by Kaitlyn Garrett / Lion Staff
Let’s just say that we’re a highly competitive school. We compete with each other in the classroom, on the stage, on the field, in the cafeteria lunch line...
And that competitiveness is not only thriving in the student body. Let this article reassure you that it is BOOMING for the faculty as well.
On April 9th, a “war” among faculty members erupted over a step challenge initiated through the Lovett Wellness Program. Participants were given a FitBit and had until May 7 to rack up as many steps as possible. Everyone would be an enemy. After all, the reward was a $25 gift card for the members of the team with the highest step average. Each would also have 100 points added onto their Lovett Wellness Portal score. And there was the eternal glory, of course.
Which would explain all of that hopping and moving that Coach Davis did during the last fire drill.
But how did this all start?
Three or four year ago, employees were given the opportunity to take pilates, yoga, and crossfit. There was a “grateful challenge” in which employees logged something they were thankful for every day in their personal Lovett Wellness Portal.
“Wellness is really important to us at Lovett,” Ms. Hodnett, the director of Human Resources says.
The Lovett Wellness Program is available to all Lovett employees, and tallying for the points began at the end of January and ends this month.
Human Resources here at Lovett wanted to end the year with a challenge that was really fun and different, therefore inspiring the step challenge.
“We worked with our healthcare provider and they said if you want to do it, anyone who doesn’t have a Fitbit, we’ll get them one,” Ms. Hodnett explains.
One hundred fitbits were distributed, and then the wellness program began to divide people into different groups for the competition.
In addition to a lower school, middle school, and high school team, there was team Plant Food (Plant & Dining services), Team Marsha (Library, ASAP, ARC), team Stewart (Advancement, Communications, BTA), Team Angie (HR, Campus Shop, IT, Infirm, Business Office), and Team AAA (Admissions, Athletics, and Fine Arts).
One thing that was unexpected, Ms. Hodnett explains, is how crazy and competitive the competition became.
“We have teachers getting up early to get more steps,” she says. “Mr. Palmer gets here at 6:30 in the morning to go run, we have teachers like working out all weekend, we have walking meetings after school.”
The competition was so successful that it will take place again in the fall.
Coach Melito and his wife already go out and walk every weekend as well as working out every morning: “It was just an addition to what we had already been doing to try and stay active and to be an addition to the group and try to do our part.”
But health benefits were not the only ones that came out of the competition, according to Coach Melito.
“It was really neat to see, one, the competitive nature, but also how fun it was across divisions… it’s brought people together that normally don’t see one another.”
Coach Davis was the first place winner of the competition. His motivation was to live out his role as a teacher of lifetime fitness education, and of course, win the competition among colleagues.
Coach Davis ran often on the Silver Comet Trail, he walked a lot during tennis practices and matches, and he walked his dog more frequently. As a member of the tennis team, I can attest to the fact that I cannot remember the last time we saw Coach Davis sit down at practice.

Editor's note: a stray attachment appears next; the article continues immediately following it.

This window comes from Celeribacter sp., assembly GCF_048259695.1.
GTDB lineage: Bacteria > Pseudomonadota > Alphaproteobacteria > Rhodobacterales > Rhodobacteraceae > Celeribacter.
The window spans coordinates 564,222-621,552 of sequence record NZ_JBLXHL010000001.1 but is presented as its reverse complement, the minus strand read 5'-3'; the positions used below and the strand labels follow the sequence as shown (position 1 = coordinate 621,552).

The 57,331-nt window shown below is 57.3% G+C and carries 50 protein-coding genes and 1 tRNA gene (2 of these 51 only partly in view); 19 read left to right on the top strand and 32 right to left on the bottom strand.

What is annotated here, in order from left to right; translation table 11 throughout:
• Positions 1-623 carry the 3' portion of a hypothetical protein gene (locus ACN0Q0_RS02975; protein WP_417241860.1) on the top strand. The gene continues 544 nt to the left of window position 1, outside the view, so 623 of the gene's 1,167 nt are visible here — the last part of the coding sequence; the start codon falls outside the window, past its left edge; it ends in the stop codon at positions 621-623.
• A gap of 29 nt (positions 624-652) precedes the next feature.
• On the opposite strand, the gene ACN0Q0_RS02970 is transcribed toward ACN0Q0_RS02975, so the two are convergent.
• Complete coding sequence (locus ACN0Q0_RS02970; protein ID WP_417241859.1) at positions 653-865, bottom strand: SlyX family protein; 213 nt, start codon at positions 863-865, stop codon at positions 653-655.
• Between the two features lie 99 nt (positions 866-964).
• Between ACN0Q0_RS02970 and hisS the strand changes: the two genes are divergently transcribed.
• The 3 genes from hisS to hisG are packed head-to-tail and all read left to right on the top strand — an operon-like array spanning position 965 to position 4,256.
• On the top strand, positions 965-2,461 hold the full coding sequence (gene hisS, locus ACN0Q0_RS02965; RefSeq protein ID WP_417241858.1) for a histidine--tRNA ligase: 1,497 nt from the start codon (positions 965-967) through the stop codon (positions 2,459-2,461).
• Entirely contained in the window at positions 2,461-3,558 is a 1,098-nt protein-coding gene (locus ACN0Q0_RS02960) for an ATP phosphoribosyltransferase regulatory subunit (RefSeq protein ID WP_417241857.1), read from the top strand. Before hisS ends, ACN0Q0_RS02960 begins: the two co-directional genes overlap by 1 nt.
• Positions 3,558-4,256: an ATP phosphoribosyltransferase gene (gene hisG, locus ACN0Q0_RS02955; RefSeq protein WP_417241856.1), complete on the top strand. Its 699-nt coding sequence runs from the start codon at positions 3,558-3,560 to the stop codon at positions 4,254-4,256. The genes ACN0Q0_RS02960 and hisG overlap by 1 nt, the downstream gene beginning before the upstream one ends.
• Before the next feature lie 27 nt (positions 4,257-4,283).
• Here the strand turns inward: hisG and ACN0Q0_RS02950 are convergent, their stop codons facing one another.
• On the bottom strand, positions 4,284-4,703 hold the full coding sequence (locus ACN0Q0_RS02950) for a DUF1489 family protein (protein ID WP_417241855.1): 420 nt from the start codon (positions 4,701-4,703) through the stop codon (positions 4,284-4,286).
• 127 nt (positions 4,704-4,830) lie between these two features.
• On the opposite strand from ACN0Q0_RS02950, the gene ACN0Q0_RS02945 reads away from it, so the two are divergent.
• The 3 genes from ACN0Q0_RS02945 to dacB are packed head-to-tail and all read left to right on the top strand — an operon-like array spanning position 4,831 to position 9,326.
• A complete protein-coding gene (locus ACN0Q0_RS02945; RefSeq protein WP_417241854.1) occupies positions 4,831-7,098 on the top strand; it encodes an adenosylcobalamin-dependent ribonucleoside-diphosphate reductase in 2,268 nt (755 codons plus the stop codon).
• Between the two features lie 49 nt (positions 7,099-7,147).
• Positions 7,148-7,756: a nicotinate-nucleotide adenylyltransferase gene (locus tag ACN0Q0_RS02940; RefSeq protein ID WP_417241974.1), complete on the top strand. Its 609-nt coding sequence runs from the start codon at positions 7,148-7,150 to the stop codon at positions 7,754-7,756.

He says that his biggest competitors were Kenyon Boatfield, Carey Duda, and Valerie Pickens.
And now for the answer to your biggest question. No, he absolutely did not cheat.
Coach Boatfield came in second overall in the competition. However he says that if he hadn’t been sick for three days, he would have knocked Coach Davis out of first place.
The activities that gave him the most steps overall were running between 4-8 miles everyday, working out for around an hour everyday, and hitting tennis balls everyday.
Carry Duda, a lower school teacher, has been training for a marathon these past few months, so her already athletic activities helped the Lower School in the competition.
“I am a really competitive person so when I found out about the step challenge, I wanted to help team Lower School win,” she explains.
She also enjoyed going on long walks and runs with her dog, Sidney.
Mr. Sauter came in first for the middle school team. His motivation for the competition was his fellow colleagues determination to help the middle school team win overall.
“I never realized I was a competitive person until I saw that I could be on the leaderboard,” he says.
He typically already goes to the gym before school, but for the month of the competition, several of the 6th grade teachers made a point to go walking at least one free period a day.
“One day I hit 42,000 steps,” Mr. Sauter says “It was a cardio day for me at the gym, which meant I was running on the treadmill. We then pushed with the walking group to go hard that day. I walked in circles around my class all day - the students actually asked if I had to go to the restroom at one point because I was pacing as I was talking. When I got home I saw that I was past 35,000 and thought I just had to keep walking to see if I could break 40k.”
Team Plant food won the competition overall with a total amount of 5,255,121 steps.
It’s not quite as exciting as a Friday night on the Riverbank, but in the end, the fierceness of the faculty competitors in the step challenge should teach us one thing: No battle is too small to be fought here at Lovett.